I don't think that I've ever met anyone that actually enjoys using LinkedIn. I mean sure, depending on what you do for a living, it might help you land a new gig. Maybe, it can help you to network with folks within your industry. But it's awful. On the occasions where I need to use it in order to get hold of a PR rep from some hard-to-reach tech firm, I've always found it slow to load and a drag to navigate. That said, the problems that folks like you and I have leveraging the platform for anything useful might not be enough to keep a motivated employer from using the social media platform to track down top-shelf talent.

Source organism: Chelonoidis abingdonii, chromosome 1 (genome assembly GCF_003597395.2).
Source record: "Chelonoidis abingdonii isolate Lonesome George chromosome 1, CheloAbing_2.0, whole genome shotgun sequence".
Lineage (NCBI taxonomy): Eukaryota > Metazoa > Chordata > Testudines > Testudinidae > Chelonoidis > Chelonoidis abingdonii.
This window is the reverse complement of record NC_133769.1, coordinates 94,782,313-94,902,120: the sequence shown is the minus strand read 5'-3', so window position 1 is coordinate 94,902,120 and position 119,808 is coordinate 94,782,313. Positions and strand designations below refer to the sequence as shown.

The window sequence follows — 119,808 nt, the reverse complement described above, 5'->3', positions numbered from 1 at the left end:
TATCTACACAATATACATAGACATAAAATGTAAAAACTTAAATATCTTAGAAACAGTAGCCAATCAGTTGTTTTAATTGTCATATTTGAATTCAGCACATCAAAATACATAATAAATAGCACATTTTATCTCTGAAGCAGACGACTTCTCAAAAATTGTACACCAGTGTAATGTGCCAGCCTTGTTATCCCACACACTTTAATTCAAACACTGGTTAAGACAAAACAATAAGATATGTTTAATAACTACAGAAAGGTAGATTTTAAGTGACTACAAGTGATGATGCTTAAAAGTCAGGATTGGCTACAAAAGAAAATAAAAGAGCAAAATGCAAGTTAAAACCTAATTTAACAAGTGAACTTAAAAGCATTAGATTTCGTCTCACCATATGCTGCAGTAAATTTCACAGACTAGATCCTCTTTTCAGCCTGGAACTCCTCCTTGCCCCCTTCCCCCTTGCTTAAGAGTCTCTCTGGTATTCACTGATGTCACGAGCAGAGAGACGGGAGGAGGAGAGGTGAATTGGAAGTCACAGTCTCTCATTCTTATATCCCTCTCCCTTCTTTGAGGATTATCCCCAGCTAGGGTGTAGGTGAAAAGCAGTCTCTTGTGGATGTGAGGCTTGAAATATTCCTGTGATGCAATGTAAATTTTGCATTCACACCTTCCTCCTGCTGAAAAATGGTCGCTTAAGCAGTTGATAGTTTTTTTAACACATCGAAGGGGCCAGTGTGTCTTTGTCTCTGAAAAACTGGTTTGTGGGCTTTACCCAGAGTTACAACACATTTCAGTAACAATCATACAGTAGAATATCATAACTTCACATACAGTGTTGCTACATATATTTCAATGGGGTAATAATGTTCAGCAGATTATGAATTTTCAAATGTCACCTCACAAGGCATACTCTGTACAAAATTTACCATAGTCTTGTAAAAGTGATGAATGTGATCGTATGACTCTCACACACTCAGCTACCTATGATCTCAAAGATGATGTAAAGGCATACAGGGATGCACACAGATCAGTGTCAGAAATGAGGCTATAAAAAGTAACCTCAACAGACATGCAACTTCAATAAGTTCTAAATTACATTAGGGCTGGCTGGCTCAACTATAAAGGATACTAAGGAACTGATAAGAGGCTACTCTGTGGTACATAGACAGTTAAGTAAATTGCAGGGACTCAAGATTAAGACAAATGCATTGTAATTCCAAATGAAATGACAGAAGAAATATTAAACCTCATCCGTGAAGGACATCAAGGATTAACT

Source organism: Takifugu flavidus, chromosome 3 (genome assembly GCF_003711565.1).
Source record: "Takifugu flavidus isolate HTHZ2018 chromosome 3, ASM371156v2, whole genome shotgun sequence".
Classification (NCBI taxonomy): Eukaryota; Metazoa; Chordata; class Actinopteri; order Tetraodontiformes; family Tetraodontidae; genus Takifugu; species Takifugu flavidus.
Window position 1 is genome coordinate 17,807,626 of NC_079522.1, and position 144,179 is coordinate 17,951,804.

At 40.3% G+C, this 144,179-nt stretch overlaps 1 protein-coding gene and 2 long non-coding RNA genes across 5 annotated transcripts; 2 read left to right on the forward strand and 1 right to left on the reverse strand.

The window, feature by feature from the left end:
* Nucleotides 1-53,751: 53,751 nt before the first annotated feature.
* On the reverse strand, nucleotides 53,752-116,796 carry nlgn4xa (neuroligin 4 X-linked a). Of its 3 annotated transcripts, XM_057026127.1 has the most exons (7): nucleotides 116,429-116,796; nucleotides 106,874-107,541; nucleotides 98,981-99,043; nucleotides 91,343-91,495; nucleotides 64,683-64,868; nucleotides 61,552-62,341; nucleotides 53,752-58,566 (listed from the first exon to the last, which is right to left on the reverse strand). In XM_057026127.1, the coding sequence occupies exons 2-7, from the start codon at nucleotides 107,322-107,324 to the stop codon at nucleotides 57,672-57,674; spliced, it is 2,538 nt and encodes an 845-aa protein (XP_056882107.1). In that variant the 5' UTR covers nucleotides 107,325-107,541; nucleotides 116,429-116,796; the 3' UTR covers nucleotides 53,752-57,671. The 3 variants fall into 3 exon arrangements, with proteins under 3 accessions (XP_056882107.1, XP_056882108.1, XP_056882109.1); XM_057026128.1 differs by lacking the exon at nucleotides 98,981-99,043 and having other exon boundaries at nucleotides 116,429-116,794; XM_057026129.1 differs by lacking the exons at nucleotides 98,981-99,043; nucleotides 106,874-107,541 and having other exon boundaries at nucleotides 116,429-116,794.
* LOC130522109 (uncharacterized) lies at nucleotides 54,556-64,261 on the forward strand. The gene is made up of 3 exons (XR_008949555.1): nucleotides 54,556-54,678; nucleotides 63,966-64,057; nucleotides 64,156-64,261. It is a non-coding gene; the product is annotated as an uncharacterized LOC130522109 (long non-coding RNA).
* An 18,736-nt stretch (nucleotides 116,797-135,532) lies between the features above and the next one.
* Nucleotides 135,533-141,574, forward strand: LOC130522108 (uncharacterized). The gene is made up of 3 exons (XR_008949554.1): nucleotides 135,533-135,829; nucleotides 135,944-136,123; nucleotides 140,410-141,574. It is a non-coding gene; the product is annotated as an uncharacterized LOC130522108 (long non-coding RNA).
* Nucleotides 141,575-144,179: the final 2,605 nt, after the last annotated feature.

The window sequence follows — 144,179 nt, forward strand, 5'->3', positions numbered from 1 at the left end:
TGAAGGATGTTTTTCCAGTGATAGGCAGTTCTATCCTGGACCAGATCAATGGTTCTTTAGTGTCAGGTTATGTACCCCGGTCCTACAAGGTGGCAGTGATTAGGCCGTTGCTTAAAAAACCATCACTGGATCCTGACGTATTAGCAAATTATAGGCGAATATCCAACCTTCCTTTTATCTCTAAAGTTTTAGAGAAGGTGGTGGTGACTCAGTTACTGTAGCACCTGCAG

From the New York Times:
Foreign agents are exploiting social media to try to recruit assets, with LinkedIn as a prime hunting ground, Western counterintelligence officials say. Intelligence agencies in the United States, Britain, Germany and France have issued warnings about foreign agents approaching thousands of users on the site. Chinese spies are the most active, officials say.
“We’ve seen China’s intelligence services doing this on a mass scale,” said William R. Evanina, the director of the National Counterintelligence and Security Center, a government agency that tracks foreign spying and alerts companies to possible infiltration. “Instead of dispatching spies to the U.S. to recruit a single target, it’s more efficient to sit behind a computer in China and send out friend requests to thousands of targets using fake profiles.”
Lazy access to potential intelligence assets? Read the rest